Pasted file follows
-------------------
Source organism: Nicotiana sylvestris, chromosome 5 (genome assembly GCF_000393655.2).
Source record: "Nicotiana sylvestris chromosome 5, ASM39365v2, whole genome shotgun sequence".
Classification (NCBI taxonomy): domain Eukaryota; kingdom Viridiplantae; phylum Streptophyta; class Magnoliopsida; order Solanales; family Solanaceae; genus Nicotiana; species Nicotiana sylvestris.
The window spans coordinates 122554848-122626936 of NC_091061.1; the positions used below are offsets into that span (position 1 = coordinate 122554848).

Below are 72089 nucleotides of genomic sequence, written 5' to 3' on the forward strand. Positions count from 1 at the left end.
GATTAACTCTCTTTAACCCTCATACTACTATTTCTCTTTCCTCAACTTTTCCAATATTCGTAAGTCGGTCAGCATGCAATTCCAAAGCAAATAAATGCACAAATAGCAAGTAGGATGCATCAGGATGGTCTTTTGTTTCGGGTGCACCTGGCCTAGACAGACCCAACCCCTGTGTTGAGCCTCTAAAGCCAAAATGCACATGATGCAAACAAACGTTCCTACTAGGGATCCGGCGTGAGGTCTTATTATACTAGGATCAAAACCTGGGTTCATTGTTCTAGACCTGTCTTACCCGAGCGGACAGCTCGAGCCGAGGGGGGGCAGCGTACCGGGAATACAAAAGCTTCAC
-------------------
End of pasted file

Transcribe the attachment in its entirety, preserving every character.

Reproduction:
Source organism: Nicotiana sylvestris, chromosome 5 (genome assembly GCF_000393655.2).
Source record: "Nicotiana sylvestris chromosome 5, ASM39365v2, whole genome shotgun sequence".
Classification (NCBI taxonomy): domain Eukaryota; kingdom Viridiplantae; phylum Streptophyta; class Magnoliopsida; order Solanales; family Solanaceae; genus Nicotiana; species Nicotiana sylvestris.
The window spans coordinates 122554848-122626936 of NC_091061.1; the positions used below are offsets into that span (position 1 = coordinate 122554848).

Below are 72089 nucleotides of genomic sequence, written 5' to 3' on the forward strand. Positions count from 1 at the left end.
GATTAACTCTCTTTAACCCTCATACTACTATTTCTCTTTCCTCAACTTTTCCAATATTCGTAAGTCGGTCAGCATGCAATTCCAAAGCAAATAAATGCACAAATAGCAAGTAGGATGCATCAGGATGGTCTTTTGTTTCGGGTGCACCTGGCCTAGACAGACCCAACCCCTGTGTTGAGCCTCTAAAGCCAAAATGCACATGATGCAAACAAACGTTCCTACTAGGGATCCGGCGTGAGGTCTTATTATACTAGGATCAAAACCTGGGTTCATTGTTCTAGACCTGTCTTACCCGAGCGGACAGCTCGAGCCGAGGGGGGGCAGCGTACCGGGAATACAAAAGCTTCAC